Gimmicks and governing are Old School's last act

By MARK TRAHANT
News From Indian Country

We just watched the last act of The Old School Congress at the end of 2014. In its last moments, it passed bills with thousands of pages, giving permission to members in the House and Senate to sneak legislation into larger bills. And better: To do so in a way without transparency or election consequences.

Arizona’s Rio Tinto mine giveaway is a case in point. Actual legislation that favors an Australian mining company never found enough votes in Congress; it’s not smart politics. Which senator (other than John McCain who has long championed the deal) was willing to go before voters and say this is a smart? But tucking that bill into a Defense Authorization bill? Old School.

It’s a similar story for Sealaska and the lands that were part of a promise made in the Alaska Native Claims Settlement Act of 1971. This time the old school process worked in favor of Alaska Natives. “Words cannot describe how pleased we are that this lands bill has passed through Congress,” said Sealaska President and CEO Anthony Mallott. And, unlike the Rio Tinto deal, this one was transparent. Alaska Sen. Lisa Murkowski was clear about her role in the deal. But it was still Old School.

The budget bill that Congress passed — the so-called cromnibus — was very much old school. It was signed into law Tuesday. It’s a massive spending bill, $1.1 trillion worth, wrapping up all sorts of regular appropriations with one page or one paragraph special deals that were inserted into the nearly 1,700 page document at the last minute.

But old school has its benefits. Federal Indian programs — especially the Indian Health Service and the Bureau of Indian Affairs — were funded with modest increases. This budget means the rest of the year — from now until the end of September — should be drama free. Agencies will know how much money is available and what can be done.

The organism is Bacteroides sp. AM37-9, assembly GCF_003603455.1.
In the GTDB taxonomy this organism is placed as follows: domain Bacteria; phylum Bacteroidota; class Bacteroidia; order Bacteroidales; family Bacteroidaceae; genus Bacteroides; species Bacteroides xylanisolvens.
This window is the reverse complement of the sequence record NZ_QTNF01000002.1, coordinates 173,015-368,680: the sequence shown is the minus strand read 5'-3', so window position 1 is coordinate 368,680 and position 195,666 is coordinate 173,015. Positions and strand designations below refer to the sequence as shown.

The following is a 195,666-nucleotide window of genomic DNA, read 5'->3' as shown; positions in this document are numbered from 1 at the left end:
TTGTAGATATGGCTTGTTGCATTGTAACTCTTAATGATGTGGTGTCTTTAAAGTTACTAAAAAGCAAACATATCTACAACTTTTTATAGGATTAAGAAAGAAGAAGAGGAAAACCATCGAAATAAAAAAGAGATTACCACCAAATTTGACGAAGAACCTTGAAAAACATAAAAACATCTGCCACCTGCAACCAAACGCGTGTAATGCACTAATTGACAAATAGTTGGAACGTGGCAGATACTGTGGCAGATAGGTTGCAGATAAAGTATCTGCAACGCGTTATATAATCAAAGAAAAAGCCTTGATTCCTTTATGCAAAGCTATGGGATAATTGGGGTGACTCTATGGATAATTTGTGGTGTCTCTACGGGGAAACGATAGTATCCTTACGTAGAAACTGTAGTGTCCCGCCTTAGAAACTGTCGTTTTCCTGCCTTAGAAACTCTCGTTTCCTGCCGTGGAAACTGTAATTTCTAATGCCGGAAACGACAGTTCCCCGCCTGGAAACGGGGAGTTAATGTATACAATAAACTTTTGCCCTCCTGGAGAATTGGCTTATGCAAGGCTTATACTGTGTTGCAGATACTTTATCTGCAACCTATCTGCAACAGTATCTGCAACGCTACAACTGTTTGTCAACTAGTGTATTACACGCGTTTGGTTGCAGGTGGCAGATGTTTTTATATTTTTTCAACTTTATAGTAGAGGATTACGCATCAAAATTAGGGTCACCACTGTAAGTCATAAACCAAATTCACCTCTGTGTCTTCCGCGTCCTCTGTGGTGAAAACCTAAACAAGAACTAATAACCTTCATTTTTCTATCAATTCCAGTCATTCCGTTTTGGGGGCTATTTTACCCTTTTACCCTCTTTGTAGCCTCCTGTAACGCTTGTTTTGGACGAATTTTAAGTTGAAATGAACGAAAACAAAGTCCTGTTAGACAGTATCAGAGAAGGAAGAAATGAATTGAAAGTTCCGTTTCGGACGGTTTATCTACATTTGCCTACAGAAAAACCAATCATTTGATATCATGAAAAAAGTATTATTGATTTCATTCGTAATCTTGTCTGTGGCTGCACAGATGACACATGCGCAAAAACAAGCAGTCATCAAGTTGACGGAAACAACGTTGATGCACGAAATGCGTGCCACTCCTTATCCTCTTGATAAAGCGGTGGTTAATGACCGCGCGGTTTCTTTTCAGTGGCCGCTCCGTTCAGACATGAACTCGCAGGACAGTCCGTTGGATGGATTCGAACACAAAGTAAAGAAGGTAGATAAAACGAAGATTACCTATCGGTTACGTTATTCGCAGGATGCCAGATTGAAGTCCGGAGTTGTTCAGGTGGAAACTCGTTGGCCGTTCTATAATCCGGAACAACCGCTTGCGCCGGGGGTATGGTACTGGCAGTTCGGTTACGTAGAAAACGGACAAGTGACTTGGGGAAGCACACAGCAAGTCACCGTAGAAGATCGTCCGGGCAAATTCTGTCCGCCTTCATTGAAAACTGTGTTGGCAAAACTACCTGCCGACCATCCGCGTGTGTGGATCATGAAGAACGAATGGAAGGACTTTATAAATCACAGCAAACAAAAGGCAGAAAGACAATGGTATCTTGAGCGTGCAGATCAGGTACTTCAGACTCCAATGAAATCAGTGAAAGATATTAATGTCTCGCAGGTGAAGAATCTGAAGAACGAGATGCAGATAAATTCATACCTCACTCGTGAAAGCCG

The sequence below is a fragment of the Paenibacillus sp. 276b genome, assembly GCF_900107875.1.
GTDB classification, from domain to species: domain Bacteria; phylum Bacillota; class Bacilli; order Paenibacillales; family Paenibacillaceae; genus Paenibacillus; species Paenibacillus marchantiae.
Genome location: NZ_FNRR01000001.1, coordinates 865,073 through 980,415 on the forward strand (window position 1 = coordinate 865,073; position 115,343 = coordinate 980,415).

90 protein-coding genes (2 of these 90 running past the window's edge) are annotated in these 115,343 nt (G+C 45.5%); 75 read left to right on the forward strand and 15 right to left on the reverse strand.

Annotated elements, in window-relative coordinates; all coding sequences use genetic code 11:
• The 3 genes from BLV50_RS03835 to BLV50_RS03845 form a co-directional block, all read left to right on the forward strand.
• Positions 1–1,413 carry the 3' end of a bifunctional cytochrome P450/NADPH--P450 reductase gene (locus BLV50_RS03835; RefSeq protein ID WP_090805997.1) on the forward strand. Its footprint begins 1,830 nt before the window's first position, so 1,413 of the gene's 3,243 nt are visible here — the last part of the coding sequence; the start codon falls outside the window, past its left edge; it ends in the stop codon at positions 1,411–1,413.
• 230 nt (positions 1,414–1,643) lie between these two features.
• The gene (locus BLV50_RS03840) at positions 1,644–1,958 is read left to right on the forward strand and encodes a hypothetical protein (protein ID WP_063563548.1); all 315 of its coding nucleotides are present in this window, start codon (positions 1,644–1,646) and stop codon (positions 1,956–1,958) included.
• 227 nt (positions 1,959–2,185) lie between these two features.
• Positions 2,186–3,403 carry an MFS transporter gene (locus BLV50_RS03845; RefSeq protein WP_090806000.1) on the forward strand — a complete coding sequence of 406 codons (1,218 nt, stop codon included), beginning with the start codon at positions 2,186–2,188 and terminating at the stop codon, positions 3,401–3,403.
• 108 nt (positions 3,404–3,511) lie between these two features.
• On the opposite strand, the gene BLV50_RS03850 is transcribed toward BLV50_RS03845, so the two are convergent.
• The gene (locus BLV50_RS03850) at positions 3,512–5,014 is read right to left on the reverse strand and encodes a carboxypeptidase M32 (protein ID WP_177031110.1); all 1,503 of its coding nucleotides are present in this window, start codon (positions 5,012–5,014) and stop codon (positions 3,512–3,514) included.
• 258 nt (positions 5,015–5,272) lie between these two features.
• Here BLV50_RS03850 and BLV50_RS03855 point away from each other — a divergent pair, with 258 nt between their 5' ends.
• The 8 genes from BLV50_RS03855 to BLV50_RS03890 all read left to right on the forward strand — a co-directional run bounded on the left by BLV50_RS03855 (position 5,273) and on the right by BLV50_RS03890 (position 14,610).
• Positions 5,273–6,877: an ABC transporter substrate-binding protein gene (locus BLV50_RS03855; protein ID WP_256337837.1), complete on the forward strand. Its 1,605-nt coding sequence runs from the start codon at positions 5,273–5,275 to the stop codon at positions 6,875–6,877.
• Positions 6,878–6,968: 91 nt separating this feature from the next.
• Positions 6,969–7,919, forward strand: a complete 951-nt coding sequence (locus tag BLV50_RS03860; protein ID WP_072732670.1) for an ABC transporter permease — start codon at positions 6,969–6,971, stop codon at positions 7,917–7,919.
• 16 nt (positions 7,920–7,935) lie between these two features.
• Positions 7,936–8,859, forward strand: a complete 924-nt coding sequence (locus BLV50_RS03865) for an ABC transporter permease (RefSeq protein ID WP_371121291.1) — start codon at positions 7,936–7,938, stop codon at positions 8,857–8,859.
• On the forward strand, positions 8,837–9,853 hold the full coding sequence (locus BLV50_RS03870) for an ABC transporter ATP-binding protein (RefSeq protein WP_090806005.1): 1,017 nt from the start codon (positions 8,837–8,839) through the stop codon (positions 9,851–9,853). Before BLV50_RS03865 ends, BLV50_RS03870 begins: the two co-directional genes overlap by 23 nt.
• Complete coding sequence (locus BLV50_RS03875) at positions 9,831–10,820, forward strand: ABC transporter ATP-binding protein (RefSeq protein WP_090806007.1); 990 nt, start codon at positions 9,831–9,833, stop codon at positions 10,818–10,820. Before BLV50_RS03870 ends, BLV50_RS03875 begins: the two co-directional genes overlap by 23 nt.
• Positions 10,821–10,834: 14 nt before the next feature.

But this is when the Old School disappears from the stage. In a few days a new Republican Congress takes over. While many leaders are fond of the process — the give and take of legislation — the core of the party’s constituency is dismissive. The New School sees legislation as simple, clear and transparent. Not bad values, at that. But they also see legislation as either good or evil. And federal spending is not good. The unifying belief is smaller government. So austerity (a dramatically shrinking government) fits into that narrative.

What’s missing from the discourse, then, is the reality that we are already in an era of austerity. Most federal spending has been declining for five years straight and cutting domestic spending even more will not produce the kind of results that the New School wants.

A little perspective: Regular non-defense, domestic “funding fell by $41 billion between 2010 and 2014 before adjusting for inflation, through a combination of program cuts and use of offsetting savings.  After adjusting for inflation, the four-year cut was $87 billion or 15 percent.

Many programs were cut by substantially more than 15 percent.  And numerous programs that didn’t absorb large dollar cuts nevertheless faced a steady squeeze as their costs (which often rise with inflation) increased while funding did not (or didn’t rise commensurately),” according to the Center for Budget and Policy Priorities. “The dramatic effect of this austerity is evident when measuring spending relative to the economy or gross domestic product (GDP) — the standard way to make budgetary comparisons over long periods of time. Spending for these programs stood at 3.4 percent of GDP in 2014, well below the 3.8 percent average over the five decades since 1962 (which is as far back as comparable data are available).”

If I had my way the entire budget would be debated in percentage terms instead of dollars. It’s one thing to debate a trillion dollar budget. It’s a scary number. Eee-yah. It must be bad.

But can the United States afford to spend 3.8 percent instead of 3.4 percent or less? Of course. It makes economic sense. It’s a small investment in programs that do work and do matter.

The New School will ignore these numbers. Most likely they will also skip past the most important part of the budget debate, long-term spending issues, and again zero in on the programs in the domestic budget such as those that fund Indian Country priorities. It’s important to remember that the signature law from this era, the Budget Control Act and the idea of sequestration, picks up again next year and decreases funding limits for years to come.

The budget produced by the Old School is not pretty. It’s ugly. But in the end it’s a far better deal for Indian Country than the budgets that will be produced next year. And the year after that — and so on. After five years, the wave that is austerity is just beginning to crash.

Mark Trahant holds the Atwood Chair at the University of Alaska Anchorage. He is an independent journalist and a member of The Shoshone-Bannock Tribes. For up-to-the-minute posts, download the free Trahant Reports app for your smart phone or tablet.

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